Photo by Melody

PlantFiles: Cabbage
Brassica oleracea var. capitata 'Late Flat Dutch'

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Family: Brassicaceae (brass-ih-KAY-see-ee) (Info)
Genus: Brassica (BRAS-ee-ka) (Info)
Species: oleracea var. capitata
Cultivar: Late Flat Dutch
Additional cultivar information: (aka Premium Late Flat Dutch)

5 vendors have this plant for sale.

2 members have or want this plant for trade.

Category:
Vegetables

Height:
12-18 in. (30-45 cm)

Spacing:
18-24 in. (45-60 cm)

Hardiness:
Not Applicable

Sun Exposure:
Full Sun

Danger:
N/A

Bloom Color:
Bright Yellow

Bloom Time:
Unknown - Tell us

Foliage:
Grown for foliage
Herbaceous

Other details:
Average Water Needs; Water regularly; do not overwater

Soil pH requirements:
6.1 to 6.5 (mildly acidic)
6.6 to 7.5 (neutral)

Patent Information:
Unknown - Tell us

Propagation Methods:
From seed; sow indoors before last frost

Seed Collecting:
Allow seedheads to dry on plants; remove and collect seeds

Click thumbnail
to view:

By Farmerdill
Thumbnail #1 of Brassica oleracea var. capitata by Farmerdill

By Farmerdill
Thumbnail #2 of Brassica oleracea var. capitata by Farmerdill

Profile:

1 positive
1 neutral
No negatives

Gardeners' Notes:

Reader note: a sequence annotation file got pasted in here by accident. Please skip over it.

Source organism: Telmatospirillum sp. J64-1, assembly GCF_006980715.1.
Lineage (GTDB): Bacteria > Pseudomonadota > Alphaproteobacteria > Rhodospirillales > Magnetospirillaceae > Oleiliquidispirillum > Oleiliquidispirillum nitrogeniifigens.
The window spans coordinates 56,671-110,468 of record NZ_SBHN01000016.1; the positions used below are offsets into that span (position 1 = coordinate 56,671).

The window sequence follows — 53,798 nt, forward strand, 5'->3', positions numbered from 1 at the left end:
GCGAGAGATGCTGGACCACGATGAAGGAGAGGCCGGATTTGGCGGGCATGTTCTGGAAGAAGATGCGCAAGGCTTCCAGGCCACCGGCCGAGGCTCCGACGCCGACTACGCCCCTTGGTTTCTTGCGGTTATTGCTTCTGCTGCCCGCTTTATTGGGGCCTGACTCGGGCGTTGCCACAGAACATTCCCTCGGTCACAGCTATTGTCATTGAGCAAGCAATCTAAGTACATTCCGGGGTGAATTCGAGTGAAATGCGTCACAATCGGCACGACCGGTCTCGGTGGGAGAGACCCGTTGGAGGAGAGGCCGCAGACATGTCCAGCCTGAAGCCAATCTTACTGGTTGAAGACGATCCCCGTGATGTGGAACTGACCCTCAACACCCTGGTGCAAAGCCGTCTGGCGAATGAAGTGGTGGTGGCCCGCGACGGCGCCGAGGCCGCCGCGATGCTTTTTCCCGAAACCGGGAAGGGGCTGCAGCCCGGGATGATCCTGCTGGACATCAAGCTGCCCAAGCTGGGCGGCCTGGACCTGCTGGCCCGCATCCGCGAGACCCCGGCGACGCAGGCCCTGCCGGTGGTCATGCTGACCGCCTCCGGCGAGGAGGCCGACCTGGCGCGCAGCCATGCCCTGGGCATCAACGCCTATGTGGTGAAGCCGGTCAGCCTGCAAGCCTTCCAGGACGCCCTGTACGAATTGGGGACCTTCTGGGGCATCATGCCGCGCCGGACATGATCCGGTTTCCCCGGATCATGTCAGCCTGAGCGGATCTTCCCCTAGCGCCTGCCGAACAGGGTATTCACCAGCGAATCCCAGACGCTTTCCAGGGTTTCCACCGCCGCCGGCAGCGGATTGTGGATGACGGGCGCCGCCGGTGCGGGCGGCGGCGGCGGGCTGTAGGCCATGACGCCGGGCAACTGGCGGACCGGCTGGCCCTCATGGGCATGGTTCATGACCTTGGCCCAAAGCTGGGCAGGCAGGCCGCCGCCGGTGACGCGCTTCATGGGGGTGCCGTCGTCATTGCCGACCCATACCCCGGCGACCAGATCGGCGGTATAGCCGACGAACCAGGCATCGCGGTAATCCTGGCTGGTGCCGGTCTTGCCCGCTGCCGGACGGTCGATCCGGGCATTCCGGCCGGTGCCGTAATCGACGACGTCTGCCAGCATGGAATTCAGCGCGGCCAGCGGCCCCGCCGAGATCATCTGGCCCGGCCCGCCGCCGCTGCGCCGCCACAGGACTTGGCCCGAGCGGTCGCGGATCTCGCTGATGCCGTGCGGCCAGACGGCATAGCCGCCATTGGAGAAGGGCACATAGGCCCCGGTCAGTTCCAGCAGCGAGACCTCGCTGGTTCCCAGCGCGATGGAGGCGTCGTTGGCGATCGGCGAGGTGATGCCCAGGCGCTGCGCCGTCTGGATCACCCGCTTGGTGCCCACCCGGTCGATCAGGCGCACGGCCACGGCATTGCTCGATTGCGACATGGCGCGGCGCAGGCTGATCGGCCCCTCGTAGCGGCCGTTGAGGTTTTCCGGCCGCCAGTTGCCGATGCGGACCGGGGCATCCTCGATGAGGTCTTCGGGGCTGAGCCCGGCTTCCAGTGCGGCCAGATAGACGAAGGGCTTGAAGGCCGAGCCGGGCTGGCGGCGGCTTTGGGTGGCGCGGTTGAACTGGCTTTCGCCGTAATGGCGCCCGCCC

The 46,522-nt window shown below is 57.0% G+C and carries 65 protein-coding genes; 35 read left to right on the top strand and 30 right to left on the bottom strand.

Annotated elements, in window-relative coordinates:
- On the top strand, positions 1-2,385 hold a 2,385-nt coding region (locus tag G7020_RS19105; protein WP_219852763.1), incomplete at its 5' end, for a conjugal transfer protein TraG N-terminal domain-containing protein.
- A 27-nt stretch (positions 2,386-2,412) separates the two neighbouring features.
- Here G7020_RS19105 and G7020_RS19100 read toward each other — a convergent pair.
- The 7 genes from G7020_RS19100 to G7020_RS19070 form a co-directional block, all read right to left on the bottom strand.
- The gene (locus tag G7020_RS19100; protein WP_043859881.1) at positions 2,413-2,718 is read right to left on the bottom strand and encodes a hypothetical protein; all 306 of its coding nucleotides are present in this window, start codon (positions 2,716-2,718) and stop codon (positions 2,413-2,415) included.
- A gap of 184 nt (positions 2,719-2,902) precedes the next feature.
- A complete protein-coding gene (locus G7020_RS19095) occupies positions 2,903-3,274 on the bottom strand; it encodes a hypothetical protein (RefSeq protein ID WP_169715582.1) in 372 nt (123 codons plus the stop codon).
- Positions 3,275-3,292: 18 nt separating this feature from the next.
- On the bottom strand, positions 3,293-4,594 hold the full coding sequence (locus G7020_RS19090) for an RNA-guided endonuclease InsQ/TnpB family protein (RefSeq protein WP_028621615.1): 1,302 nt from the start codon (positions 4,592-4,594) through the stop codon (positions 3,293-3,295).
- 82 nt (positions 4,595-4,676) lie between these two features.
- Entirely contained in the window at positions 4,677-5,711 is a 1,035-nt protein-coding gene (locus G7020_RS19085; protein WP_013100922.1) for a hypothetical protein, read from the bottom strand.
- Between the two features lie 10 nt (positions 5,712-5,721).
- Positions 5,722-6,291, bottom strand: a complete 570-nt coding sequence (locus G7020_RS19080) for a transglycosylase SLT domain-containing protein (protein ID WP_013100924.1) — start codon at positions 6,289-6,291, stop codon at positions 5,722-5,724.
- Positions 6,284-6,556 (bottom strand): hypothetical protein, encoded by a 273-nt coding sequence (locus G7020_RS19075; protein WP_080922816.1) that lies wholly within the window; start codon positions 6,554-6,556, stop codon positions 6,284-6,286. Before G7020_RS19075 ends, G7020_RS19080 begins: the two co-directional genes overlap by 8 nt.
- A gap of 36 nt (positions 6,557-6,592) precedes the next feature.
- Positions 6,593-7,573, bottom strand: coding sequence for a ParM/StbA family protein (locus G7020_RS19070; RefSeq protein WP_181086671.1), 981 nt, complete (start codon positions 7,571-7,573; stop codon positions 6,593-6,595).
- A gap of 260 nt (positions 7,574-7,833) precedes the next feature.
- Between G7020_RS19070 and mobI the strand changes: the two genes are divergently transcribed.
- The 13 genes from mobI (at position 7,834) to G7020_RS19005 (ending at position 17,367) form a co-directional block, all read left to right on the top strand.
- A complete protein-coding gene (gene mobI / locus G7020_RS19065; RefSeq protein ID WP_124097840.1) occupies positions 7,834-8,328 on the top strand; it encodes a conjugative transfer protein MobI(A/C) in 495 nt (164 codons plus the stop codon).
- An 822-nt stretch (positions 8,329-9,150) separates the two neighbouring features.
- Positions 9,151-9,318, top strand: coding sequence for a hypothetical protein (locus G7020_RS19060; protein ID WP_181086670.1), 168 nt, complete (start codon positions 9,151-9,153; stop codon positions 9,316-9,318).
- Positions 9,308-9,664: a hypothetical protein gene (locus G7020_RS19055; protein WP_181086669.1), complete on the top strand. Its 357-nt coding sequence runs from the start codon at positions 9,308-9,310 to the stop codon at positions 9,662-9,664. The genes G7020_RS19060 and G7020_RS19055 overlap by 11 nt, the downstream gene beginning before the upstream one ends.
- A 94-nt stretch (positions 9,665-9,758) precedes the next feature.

RatingAuthorContent
Neutral melody On Jan 29, 2006, melody from Benton, KY (Zone 7a) wrote:

I have not grown this variety, information only.

D.M. Ferry & Company stated in their 1924 catalog that 'this strain is the result of much care on our part to develop and maintain the good qualities that have made this sort so popular"

Solid flat heads are 7" to 8' deep by 10 top 14" in diameter. 100 days from transplant.

Positive Farmerdill On Dec 9, 2003, Farmerdill from Augusta, GA (Zone 8a) wrote:

This has been the standard fall cabbage for as long as I can remember. It is a drumhead type, with large flatheads averaging about 10 lbs. It stores well. We used to dig a trench in the side of a hill, line it with pine straw, put in the cabbages, cover with pine straw and a foot and a half of dirt. In January we could dig them out as needed. This cultivar is still widely available and excellent for cooking. It is not as good for raw uses as the ballhead types.

Regional...

This plant has been said to grow in the following regions:

Stafford Springs, Connecticut
Augusta, Georgia
Cresaptown-bel Air, Maryland
Fairlawn, Virginia
Troy, Virginia



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